Part of a new crop of Gallic filmmakers who don’t have the French New Wave as a point of reference, Benjamin Rocher, Raphael Rocher and Yannick Dahan, the founders of French outfit Capture the Flag, aren’t afraid to tackle genre fare — even if that means being dismissed by most of the French film industry.

Dubbed the first Gallic zombie film, “The Horde,” was a risky bet for debuting helmers Raphael Rocher and Dahan, who previously had worked on only docus via their TV production shingle Empreinte Digitale.

“We struggled to finance it in France because local film institutions like the CNC don’t consider genre films as an art form and most people think we can only make pale copies of what’s being done in the U.S.,” says Rocher, whose tastes range widely from James Cameron to George A. Romero and Jean-Pierre Melville.

Even local auds have been slow to embrace the home-grown genre film trend. The flurry of French horror films released in the past two years — including Pascal Laugier’s “Martyrs” and Belgian writer-helmer Fabrice du Welz’s “Vinyan” — have failed to electrify the B.O.

But on the international level, Gallic suspensers in the vein of “The Horde” have proved far more attractive.

Per Nicolas Brigaud-Robert, founder of Films Distribution, a leading purveyor of Gallic scare fare, which sold “The Horde” in more than 30 territories, “French genre films travel well when they’re director-driven, visually compelling and professionally assembled on a tight budget.”

Apart from Films Distribution, the filmmakers have at least two other strong allies: Jean Labadie, whose outfit Le Pacte handled French distribution on “The Horde,” and Manuel Alduy, the head of Canal Plus’ film division, which pre-bought the film and still considers it one of its best acquisitions.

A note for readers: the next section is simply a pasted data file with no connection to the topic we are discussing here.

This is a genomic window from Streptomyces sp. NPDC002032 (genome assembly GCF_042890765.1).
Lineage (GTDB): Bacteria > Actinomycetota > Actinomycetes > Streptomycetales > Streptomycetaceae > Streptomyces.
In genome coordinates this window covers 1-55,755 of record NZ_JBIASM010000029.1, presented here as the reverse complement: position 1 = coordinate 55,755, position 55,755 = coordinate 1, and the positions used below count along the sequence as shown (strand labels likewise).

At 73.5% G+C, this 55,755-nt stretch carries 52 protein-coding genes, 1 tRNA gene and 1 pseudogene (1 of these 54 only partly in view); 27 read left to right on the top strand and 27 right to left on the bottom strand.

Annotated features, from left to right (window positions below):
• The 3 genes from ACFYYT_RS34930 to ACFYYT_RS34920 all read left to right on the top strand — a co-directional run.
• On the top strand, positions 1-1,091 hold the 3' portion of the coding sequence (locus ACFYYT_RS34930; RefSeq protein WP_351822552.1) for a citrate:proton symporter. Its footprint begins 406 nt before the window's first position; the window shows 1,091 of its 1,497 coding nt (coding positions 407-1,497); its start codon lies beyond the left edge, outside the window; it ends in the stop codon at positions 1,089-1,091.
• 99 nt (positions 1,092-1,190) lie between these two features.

“At Canal Plus, we make room and encourage these directors who venture off the beaten paths,” Alduy says.

But the difficulties they experienced on “The Horde” drew the Capture the Flag team to produce the shingle’s second feature, Olivier Abbou’s horror film “Territories” in English, in order to tap into international financing sources.

Repped by Gallic minimajor SND, “Territories” is a French-Canadian co-production. And it shares with “The Horde” a political undercurrent that Capture the Flag likes to cultivate. While “The Horde” subtly tackles race relations and police corruption in Paris’ under-privileged suburbs, “Territories” is set in a creepy prison camp reminiscent of Guantanamo Bay, where two American soldiers torture their prisoners.

The French outfit is developing a humor-laced zombie pic, “Goal of the Dead,” a $4.4 million two-part feature being scripted by Nicolas Peufaillit, who co-wrote Jacques Audiard’s drama “A Prophet.” Pic focuses on a major French soccer team playing in a small town when a violent disease starts spreading, turning the village locals into zombies.

The shingle also has more mainstream projects on its production slate: Eric Valette — who’s directing “Prey,” a serial killer suspenser for StudioCanal — will helm “The Snake With a Thousand Cuts,” based on a novel penned by up-and-coming Gallic author DOA. And the outfit is developing “GIGN,” an action-adventure following French soldiers who toughen up in a basic-training camp to prepare for their first mission in the special forces. Pic is co-produced by Paris-based Radar Films.